Publishing Partner: Cambridge University Press CUP Extra Wiley-Blackwell Publisher Login
amazon logo
More Info


New from Oxford University Press!

ad

Language Planning as a Sociolinguistic Experiment

By: Ernst Jahr

Provides richly detailed insight into the uniqueness of the Norwegian language development. Marks the 200th anniversary of the birth of the Norwegian nation following centuries of Danish rule


New from Cambridge University Press!

ad

Acquiring Phonology: A Cross-Generational Case-Study

By Neil Smith

The study also highlights the constructs of current linguistic theory, arguing for distinctive features and the notion 'onset' and against some of the claims of Optimality Theory and Usage-based accounts.


New from Brill!

ad

Language Production and Interpretation: Linguistics meets Cognition

By Henk Zeevat

The importance of Henk Zeevat's new monograph cannot be overstated. [...] I recommend it to anyone who combines interests in language, logic, and computation [...]. David Beaver, University of Texas at Austin


Summary Details


Query:   Unmarked Contour Tone
Author:  Joaquim Brandao de Carvalho
Submitter Email:  click here to access email
Linguistic LingField(s):   Phonology
Typology

Summary:   Regarding query: http://www.linguistlist.org/issues/16/16-588.html#1

Two weeks ago, I posted the a summary of the six responses I had received (http://www.linguistlist.org/issues/16/16-642.html).

Since then, four replies were added to the list. Thanks to:

John E. Koontz
Andrea Osburne
Roland Hemmauer
Yi Xu

* John E. Koontz adds to his first reply that Dakotan dialects - Teton or Lakota and Santee-Sisseton or Dakota are the best known Siouan languages - [which have H, L and a falling contour] are not generally described as having pitch accent, and no description of any Siouan language from before the 1970s or so mentions pitch accent, though essentially all Siouan languages other than Dakotan accessible to modern investigation are now reported to have them. He would not be surprised if Dakotan could be analyzed in these terms, too, but no one has done so.

* Andrea Osburne reports an apparent counterexample to the point (1) above : Zahao Laizo, a Tibeto-Burman language of Chin State, Burma, has three tones on both short and long syllables : H, L, and rising.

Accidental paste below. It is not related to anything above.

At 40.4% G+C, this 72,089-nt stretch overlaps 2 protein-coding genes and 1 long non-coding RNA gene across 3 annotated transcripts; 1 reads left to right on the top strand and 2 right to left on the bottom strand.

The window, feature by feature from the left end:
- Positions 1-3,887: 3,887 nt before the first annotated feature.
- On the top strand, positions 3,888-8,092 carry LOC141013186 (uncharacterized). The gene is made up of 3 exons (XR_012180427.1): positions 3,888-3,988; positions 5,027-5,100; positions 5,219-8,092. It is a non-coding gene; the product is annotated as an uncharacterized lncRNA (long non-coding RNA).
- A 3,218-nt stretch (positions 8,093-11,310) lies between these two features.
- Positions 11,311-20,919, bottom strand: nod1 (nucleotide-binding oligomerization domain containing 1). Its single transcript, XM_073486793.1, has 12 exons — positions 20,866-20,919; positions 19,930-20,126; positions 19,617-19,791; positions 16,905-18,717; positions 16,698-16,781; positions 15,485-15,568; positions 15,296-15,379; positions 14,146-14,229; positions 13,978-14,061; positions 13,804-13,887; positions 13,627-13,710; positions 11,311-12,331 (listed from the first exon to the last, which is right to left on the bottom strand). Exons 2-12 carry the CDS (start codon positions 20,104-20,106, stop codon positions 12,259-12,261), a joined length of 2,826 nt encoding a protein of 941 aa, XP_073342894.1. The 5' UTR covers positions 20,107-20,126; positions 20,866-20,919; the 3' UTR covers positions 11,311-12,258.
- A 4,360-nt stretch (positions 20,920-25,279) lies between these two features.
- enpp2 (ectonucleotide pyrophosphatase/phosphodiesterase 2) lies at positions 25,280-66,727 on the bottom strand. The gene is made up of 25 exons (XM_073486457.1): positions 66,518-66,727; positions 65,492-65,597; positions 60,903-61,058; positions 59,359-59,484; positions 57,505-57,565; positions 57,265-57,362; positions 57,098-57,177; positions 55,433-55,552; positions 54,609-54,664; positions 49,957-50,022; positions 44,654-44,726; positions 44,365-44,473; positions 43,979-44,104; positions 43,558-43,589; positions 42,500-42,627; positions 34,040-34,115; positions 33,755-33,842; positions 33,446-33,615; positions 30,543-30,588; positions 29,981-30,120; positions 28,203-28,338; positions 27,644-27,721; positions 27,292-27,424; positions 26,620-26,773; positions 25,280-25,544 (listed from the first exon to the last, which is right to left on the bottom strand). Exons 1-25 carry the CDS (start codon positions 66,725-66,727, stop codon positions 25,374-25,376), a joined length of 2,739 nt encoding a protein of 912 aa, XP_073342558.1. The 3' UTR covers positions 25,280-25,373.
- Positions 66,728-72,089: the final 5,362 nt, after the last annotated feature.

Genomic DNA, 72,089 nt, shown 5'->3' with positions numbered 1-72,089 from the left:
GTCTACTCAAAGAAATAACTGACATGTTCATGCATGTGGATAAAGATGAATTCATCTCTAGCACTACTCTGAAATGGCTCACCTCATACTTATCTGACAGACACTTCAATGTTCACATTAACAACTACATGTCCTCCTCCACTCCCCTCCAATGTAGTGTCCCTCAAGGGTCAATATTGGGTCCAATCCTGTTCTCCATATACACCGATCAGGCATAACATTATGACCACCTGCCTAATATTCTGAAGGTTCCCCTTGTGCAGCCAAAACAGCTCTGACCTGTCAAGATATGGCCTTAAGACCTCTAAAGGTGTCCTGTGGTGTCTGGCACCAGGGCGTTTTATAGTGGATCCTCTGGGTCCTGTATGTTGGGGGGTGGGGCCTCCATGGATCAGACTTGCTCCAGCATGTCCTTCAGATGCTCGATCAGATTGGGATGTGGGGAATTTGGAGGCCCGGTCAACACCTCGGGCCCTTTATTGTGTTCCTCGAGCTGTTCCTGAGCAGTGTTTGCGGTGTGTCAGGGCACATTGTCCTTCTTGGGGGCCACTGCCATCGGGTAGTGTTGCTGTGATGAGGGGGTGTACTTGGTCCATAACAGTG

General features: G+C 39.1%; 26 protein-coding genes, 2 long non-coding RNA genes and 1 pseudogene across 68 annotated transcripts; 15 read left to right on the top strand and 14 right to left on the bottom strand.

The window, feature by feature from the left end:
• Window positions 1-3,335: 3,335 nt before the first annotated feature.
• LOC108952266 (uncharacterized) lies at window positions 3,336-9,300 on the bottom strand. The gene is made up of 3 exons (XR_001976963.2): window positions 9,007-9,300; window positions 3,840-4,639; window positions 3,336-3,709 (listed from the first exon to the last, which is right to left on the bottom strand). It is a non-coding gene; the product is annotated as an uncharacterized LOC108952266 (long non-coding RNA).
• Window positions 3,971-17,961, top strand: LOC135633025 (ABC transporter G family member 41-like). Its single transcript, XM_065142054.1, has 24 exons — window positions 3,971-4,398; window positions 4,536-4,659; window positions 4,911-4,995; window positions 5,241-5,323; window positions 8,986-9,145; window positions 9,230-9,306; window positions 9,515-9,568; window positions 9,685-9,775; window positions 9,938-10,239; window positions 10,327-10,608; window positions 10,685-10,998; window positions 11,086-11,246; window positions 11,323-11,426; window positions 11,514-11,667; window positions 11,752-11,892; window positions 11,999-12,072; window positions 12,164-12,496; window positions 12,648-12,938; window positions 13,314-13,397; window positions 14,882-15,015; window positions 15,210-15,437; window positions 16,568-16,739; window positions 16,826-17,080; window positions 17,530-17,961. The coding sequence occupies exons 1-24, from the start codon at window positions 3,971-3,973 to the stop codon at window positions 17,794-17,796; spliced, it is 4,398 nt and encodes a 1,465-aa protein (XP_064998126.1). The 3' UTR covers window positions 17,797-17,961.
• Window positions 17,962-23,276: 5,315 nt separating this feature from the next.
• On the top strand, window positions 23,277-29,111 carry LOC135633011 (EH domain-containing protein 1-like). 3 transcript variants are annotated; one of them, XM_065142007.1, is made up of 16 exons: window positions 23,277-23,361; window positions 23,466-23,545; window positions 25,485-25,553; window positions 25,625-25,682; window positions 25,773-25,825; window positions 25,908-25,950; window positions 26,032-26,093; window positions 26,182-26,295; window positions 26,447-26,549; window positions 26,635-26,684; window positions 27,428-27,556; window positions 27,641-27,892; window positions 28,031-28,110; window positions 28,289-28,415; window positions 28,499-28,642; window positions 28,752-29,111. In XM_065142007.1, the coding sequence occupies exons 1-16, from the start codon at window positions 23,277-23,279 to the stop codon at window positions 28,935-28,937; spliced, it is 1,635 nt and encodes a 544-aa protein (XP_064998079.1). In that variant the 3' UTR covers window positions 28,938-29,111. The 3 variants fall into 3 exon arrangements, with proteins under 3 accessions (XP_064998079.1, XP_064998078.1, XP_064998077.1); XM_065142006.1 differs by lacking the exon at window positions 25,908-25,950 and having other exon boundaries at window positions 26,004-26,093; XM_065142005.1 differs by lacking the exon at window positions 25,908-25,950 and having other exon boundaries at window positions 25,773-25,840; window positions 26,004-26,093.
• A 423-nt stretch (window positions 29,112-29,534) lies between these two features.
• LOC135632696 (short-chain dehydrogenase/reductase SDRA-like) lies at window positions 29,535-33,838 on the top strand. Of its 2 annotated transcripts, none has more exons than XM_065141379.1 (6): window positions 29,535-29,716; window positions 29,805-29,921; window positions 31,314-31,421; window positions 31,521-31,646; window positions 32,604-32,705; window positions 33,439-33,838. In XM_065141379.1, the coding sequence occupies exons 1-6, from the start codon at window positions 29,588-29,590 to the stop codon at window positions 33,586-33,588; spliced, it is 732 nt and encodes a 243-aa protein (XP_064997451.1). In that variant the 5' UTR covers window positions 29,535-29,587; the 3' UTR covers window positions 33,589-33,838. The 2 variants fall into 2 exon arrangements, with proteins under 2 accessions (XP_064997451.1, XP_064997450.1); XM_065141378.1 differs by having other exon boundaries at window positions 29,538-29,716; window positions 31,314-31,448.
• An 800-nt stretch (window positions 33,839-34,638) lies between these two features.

References:

Osburne, Andrea 1975: A Transformational Analysis of Tone in the Verb System of Zahao (Laizo) Chin. Doctoral diss., UMI.

Osburne, Andrea 1979: Segmental, suprasegmental, autosegmental : Contour tones. Linguistic Analysis 5, pp. 183-193.

* Roland Hemmauer mentions the opposite case of an African language, Kanuri (Nilo-Saharian), that seems to obey the regularity in (1) which is usually more clearly attested by esatern Asian languages. Kanuri has a H, L and falling tone. There is also a morphologically-restricted class of examples that show a rising intonation. However, while the latter can easily be analyzed as a L-H sequence, this is not always the case of the falling tone, which can be found in particular on final short vowels. The Nilo-Saharian family might contain other similar cases.

References:

Cyffer, Norbert 1998: A sketch of Kanuri. Köln: Köppe.

Lukas, Johannes 1967 (reprint from 1937): A Study of the Kanuri language. Grammar and Vocabulary. Oxford: University Press.

* Finally, Yi Xu suggests to consider phonetic factors related to contour tones, which might be useful to explain the putative universal in (1).

Reference:

Xu, Yi (to appear). Understanding tone from the perspective of production and perception. Language and Linguistics.

Once again, thank you very much for your useful comments.

Joaquim Brandao de Carvalho
jbrandao@ext.jussieu.fr

LL Issue: 16.845
Date Posted: 20-Mar-2005
Original Query: Read original query


Back

Sums main page